Associate health minister Jo GoodhewThursday 20 September 2012, 11:37AM
Media release from associate health minister Jo
Associate Health Minister Jo Goodhew today announced the
development of new Quality and Safety Markers for healthcare and a
national patient safety campaign to launch early next year.
"New Zealand has an excellent health and disability system by
international standards, and the vast majority of patients are
treated safely and effectively. However, for a small number of
people, events happen that cause harm or have the potential to
cause harm. This harm causes great distress to patients, their
families and clinicians, as well as increasing health sector
costs," said Mrs Goodhew.
Mrs Goodhew told the Asia Pacific Forum on Quality Improvement in
Healthcare in Auckland that this is why the Government tasked the
Health Quality and Safety Commission with developing the Quality
and Safety Markers.
"The Quality and Safety Markers will track progress in reducing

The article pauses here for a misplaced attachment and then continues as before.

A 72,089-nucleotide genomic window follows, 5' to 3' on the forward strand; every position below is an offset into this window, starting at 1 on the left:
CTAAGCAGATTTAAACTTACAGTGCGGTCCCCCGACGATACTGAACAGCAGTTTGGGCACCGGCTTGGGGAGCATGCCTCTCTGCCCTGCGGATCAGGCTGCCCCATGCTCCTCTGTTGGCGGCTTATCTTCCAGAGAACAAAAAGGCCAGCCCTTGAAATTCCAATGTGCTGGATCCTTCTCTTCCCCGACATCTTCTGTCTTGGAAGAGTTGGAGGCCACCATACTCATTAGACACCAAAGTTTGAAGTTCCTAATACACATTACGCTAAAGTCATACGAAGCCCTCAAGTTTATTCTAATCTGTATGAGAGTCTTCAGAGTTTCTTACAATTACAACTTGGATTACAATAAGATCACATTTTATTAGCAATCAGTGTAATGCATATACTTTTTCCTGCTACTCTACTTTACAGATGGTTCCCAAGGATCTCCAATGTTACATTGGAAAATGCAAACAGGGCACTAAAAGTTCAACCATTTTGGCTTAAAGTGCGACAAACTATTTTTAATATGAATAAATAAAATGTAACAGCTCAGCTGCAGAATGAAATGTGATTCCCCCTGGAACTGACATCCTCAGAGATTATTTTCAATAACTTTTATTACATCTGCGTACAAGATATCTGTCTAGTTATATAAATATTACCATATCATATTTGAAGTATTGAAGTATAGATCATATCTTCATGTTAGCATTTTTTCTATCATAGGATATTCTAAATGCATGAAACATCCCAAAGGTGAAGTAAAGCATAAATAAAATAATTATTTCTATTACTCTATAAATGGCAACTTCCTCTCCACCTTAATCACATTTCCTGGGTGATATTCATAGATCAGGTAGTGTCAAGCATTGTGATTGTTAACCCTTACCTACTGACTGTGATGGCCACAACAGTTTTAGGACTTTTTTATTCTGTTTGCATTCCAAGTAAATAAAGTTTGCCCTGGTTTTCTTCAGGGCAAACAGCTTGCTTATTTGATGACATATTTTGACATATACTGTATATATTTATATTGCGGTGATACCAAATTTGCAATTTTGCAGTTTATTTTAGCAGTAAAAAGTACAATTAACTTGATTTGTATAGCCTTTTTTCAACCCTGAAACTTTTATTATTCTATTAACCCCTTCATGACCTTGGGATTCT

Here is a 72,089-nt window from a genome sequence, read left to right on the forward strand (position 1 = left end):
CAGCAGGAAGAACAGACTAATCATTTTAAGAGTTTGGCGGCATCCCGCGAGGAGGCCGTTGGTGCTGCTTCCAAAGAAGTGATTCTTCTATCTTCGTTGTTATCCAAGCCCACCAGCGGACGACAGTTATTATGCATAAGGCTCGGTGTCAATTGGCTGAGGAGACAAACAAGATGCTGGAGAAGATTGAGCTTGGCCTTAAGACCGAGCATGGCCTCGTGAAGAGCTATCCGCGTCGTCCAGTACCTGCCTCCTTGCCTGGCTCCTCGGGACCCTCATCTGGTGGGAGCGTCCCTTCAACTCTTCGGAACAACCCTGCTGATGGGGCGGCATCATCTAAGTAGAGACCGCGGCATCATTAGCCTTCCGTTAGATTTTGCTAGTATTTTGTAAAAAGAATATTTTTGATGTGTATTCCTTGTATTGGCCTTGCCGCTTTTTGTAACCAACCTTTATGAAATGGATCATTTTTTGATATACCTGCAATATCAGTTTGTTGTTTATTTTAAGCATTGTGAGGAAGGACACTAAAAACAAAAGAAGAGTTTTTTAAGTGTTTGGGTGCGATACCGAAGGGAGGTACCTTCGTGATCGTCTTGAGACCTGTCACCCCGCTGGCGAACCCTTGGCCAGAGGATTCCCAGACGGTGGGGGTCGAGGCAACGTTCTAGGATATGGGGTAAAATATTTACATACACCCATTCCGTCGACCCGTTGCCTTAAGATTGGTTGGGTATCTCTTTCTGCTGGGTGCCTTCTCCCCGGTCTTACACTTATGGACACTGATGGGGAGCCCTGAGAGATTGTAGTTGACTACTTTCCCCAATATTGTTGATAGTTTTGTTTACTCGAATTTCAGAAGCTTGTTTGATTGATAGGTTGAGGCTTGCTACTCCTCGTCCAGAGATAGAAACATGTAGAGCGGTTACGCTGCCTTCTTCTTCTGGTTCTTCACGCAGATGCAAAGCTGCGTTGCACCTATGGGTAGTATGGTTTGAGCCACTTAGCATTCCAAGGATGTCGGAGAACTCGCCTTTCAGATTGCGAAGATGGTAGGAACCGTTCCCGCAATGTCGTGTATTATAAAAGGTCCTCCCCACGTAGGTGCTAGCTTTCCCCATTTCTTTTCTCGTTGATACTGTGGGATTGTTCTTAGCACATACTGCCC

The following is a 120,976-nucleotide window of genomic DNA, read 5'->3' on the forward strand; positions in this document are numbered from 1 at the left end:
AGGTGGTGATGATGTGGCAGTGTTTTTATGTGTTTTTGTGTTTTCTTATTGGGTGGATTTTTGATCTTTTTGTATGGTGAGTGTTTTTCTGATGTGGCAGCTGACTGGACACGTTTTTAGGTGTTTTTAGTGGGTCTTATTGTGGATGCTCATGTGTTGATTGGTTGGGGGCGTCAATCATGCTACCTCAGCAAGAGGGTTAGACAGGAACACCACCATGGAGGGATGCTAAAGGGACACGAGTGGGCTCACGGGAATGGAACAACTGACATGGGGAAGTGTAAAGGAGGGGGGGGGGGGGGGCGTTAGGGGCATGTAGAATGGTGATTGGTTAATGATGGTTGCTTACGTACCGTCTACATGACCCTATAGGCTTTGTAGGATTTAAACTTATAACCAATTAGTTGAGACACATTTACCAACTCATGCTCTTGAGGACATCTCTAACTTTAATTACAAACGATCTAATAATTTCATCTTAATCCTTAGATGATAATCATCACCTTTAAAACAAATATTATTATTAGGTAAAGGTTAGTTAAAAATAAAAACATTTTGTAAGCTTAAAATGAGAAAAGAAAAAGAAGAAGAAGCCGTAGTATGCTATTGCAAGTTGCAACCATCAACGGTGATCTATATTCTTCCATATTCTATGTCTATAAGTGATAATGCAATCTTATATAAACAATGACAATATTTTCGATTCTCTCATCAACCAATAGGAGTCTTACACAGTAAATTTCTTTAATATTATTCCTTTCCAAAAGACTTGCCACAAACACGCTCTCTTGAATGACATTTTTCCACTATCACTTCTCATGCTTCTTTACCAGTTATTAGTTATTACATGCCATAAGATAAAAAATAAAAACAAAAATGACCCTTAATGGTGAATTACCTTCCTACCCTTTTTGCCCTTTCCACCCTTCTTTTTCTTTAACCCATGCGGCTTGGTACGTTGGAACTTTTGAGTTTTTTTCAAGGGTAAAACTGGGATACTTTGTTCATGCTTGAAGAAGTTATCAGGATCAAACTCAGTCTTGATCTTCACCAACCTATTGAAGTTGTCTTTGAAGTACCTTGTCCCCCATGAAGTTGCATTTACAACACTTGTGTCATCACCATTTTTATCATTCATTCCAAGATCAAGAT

harm caused to patients in the areas of infection, surgery,
medication and falls. Errors in these areas are major causes of
serious and sentinel events in the health sector. The initial focus
will be on harm caused in hospital settings," said Mrs
"The Commission is currently working with clinicians to finalise
the Quality and Safety Markers, with the first regular progress
report planned to be distributed to DHBs and made public in
mid-2013. The success of the Government's six National Health
Targets demonstrates the effectiveness of regular public reporting
on progress in this way."
The national patient safety campaign will aim to reduce patient
harm by raising awareness and increasing knowledge, skills and use
of interventions known to improve patient safety.
"Simple changes can lead to big improvements in safety. For
example, proper hand washing greatly reduces the risk of patient
infections. Checking patients' footwear for good fit, non-slip
soles and safe laces reduces the risk of falling. Using a surgical
checklist that includes patient identity, operation side and site
and labelling of specimens for testing reduces the risk of surgical
error," said Mrs Goodhew.
The campaign will be led and coordinated by the Health Quality
& Safety Commission with local and regional leadership from the
sector. Further information can be found at www.hqsc.govt.nz.